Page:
NFL players are not only freakishly big, they’re freakishly fast. Put them on the hard turf fields, and they’re even faster. It’s Newton’s second law of motion — force=mass x acceleration. Translation: bigger (more dangerous) collisions. 

On Sept. 25, Tagovailoa’s head slammed into the turf after being tackled in the second quarter during a game against the Bills. He staggered to his feet, shook his head, jogged a few steps and collapsed to his knees. He passed NFL concussion protocols and was cleared by a doctor to return to the game. Later head coach Mike McDaniel would say Tagovailoa’s “legs got wobbly because his back was loose” —  but that sounded ridiculous. Did anybody really believe that or think Tagovailoa should return to the field? He finished the game, then played against the Bengals just four days later. 

Before the Bengals game, former college football player Chris Nowinski, now a neuroscientist and CTE expert, called the “back injury” explanation nonsense and tweeted, “If Tua takes the field tonight, it’s a massive step back for #concussion care in the NFL. If he has a 2nd concussion that destroys his season or career, everyone involved will be sued & should lose their jobs, coaches included. We all saw it, even they must know this isn’t right.”

While scrambling against the Bengals, Tagovailoa was thrown to the turf by a 348-pound lineman and didn’t get up. He rolled onto his back and brought his hands in front of his face, the fingers stretched and contorted in an odd way. Neurologists call this “decorticate posturing,” the body’s response to brain damage. He was taken off the field on a stretcher to a local hospital and later released in time to return home with the team, but the public outcry had already begun.

After the game, Nowinski tweeted, “This is a disaster. Pray for Tua. Fire the medical staffs and coaches. I predicted this and I hate that I am right. Two concussions in 5 days can kill someone. This can end careers. How are we so stupid in 2022?”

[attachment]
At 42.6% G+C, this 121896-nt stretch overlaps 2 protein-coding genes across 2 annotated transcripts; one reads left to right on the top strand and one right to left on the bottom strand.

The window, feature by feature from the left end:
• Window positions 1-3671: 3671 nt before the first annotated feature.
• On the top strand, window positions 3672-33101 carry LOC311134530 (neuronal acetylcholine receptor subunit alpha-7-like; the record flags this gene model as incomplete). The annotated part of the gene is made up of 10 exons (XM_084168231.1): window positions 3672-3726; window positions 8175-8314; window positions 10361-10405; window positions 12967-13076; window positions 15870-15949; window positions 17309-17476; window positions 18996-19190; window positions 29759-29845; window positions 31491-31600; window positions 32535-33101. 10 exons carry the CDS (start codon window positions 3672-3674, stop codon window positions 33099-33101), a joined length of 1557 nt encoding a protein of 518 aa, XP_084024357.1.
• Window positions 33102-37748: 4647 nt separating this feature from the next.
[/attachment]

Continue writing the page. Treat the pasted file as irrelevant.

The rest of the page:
It is widely believed that if the brain isn’t given time to recover from a first concussion, a second concussion is more likely and will be more severe, potentially causing devastating, long-term effects.

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“I’ve never seen anything like it before,” said Ravens coach John Harbaugh. “I just couldn’t believe what I was seeing.”

The response has been swift. Nowinski says Tagovailoa should sit out the rest of the season and never play for the Dolphins again. The NFL Players Association is investigating and has threatened legal action. The NFLPA fired the consultant who cleared Tagovailoa to play. The NFL and the NFLPA have agreed to update concussion protocols that will sideline players who exhibit gross motor instability.

Because Tagovailoa’s stumble and obvious instability (in the first game) was attributed to his back, and not due to a blow to the head, he did not fall under the concussion protocols and therefore could return to the field. Under the new beefed-up protocols, it won’t be up to doctors to decide WHY a player was unstable. If he’s unstable, he’s out.

Maybe the current concussion protocols were lacking in some way — that’s highly debatable — but you have to wonder: Where was the common sense?

Miami Dolphins quarterback Tua Tagovailoa during game against the Cincinnati Bengals on Thursday, September 29, 2022, in Cincinnati. Tagovailoa was later injured in the game and was taken off the field on a stretcher. | Matt Patterson, Associated Press